When Should I Worry About...

What Causes Iron Deficiency & How to Know If You Have It

Nov. 30, 2022 - Katie McCallum

If you're struggling with unexplained fatigue or weakness and looking for the root cause, you may find yourself wondering if low iron could be the culprit.

"Iron is an essential mineral that helps your body carry out a number of important processes," explains Dr. Zuleikha Tyebjee, a primary-care physician at Houston Methodist. "One of the most essential roles iron plays is helping make and maintain healthy blood."

Iron is needed to form hemoglobin, a protein in red blood cells responsible for carrying oxygen throughout the body. This is an important job, so it's easy to see how being deficient in iron can come with consequences.

"Low iron levels can result in your tissues and organs getting insufficient oxygen-rich blood, which is called iron deficiency anemia," says Dr. Tyebjee. "Iron deficiency often causes only mild symptoms, but — left undiagnosed and untreated — it can affect a person's quality of life and, while rare, even be a sign of a serious health issue."

What isn't rare, though, is the prevalence of iron deficiencies, especially in women. According to the American Academy of Family Physicians, between 12 and 20 percent of women have iron deficiency anemia.

Who exactly needs to be most worried, how to tell if you're experiencing symptoms of low iron, what iron deficiency treatment looks like — Dr. Tyebjee explains all.

Why does iron deficiency occur?

"Iron is naturally present in many of the foods we eat, and our bodies store what we don't immediately need," says Dr. Tyebjee. "But these stores can become depleted, for a number of reasons."

Diet, of course, can affect iron levels — but this isn't as common in the U.S. as it is in other places in the world. Instead, American low iron levels are typically related to blood loss or inadequate absorption of iron.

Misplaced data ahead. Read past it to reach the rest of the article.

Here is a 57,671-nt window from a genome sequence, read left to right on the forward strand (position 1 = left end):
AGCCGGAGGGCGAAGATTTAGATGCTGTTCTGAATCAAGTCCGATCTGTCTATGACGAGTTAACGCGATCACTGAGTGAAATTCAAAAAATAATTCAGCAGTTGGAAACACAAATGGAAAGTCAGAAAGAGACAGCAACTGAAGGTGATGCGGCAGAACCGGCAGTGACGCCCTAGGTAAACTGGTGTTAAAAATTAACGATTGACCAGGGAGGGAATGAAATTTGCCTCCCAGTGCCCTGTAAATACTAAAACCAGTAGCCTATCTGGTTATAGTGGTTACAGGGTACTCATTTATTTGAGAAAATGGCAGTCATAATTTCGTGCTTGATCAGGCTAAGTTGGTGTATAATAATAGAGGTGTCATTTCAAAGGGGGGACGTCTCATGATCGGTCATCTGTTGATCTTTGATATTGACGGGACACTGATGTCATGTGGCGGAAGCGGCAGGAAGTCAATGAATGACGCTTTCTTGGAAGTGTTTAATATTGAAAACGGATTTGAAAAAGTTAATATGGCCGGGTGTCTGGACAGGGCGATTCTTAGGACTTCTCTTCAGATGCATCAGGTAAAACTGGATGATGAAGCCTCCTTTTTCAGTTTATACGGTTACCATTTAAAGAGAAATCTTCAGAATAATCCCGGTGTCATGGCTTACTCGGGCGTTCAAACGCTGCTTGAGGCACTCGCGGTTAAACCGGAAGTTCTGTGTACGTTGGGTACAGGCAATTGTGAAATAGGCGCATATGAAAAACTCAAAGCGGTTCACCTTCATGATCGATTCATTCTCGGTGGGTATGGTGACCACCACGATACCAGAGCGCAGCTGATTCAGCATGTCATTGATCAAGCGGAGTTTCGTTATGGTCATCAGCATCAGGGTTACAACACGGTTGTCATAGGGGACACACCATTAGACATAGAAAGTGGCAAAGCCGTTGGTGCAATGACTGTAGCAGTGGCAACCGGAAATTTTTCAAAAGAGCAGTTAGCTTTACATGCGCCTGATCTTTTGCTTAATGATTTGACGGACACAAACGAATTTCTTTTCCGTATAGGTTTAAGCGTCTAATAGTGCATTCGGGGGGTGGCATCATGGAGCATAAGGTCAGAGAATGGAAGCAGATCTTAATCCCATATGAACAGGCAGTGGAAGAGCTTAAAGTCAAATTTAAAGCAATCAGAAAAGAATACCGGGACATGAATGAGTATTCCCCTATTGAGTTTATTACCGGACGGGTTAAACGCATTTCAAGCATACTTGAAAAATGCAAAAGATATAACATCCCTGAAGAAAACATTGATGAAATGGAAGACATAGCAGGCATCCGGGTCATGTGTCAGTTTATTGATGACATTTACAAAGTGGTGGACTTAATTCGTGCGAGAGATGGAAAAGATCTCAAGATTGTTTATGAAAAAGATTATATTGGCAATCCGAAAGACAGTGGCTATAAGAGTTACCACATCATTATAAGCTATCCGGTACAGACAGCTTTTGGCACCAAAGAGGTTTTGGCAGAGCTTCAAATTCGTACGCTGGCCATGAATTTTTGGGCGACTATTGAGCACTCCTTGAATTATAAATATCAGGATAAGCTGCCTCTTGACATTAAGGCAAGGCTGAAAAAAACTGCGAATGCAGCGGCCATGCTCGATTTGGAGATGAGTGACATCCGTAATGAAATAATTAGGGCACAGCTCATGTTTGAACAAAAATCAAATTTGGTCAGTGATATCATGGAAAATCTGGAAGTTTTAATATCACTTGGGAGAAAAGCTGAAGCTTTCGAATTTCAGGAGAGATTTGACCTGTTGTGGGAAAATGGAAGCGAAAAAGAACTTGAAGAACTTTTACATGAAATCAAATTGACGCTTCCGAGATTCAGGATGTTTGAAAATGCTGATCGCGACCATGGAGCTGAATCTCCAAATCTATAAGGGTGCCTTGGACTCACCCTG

Potential causes of iron deficiency include:

  • Heavy menstrual cycles
  • Pregnancy, whether due to the body making more blood to support the growing baby or blood loss during delivery
  • Decreased ability to absorb iron, which can be due to certain health conditions (Celiac disease, inflammatory bowel disease, H. pylori infection) or weight loss surgery
  • Low-dietary iron intake, though this is rare in the U.S.
  • Chronic bleeding in the gastrointestinal tract

"Blood loss is generally the most common reason for low iron levels," says Dr. Tyebjee. "Some of the causes are more serious than others, so it's important to take this deficiency seriously in case the root cause needs to be identified and treated."

She adds that all pregnant woman are at risk for iron deficiency, which is why prenatal vitamins often contain iron. Even still, it's important to work with your doctor to check for deficiency at the various stages of pregnancy in case additional supplementation becomes necessary.

What are the signs of iron deficiency?

In most cases, being low on iron causes only mild symptoms — if any symptoms at all.

However, if depletion continues and progresses to iron deficiency anemia, the prevalence and severity of symptoms can increase, too.

Low iron symptoms can include:

  • Fatigue
  • Weakness, especially during physical activity or exercise
  • Irritability
  • Headaches
  • Chest pain or trouble breathing
  • Unusual cravings, such as for ice chips
  • Restless leg syndrome

"Let your doctor know if you're experiencing any of these symptoms," recommends Dr. Tyebjee. "Fortunately, testing for low iron is as easy as doing some blood work."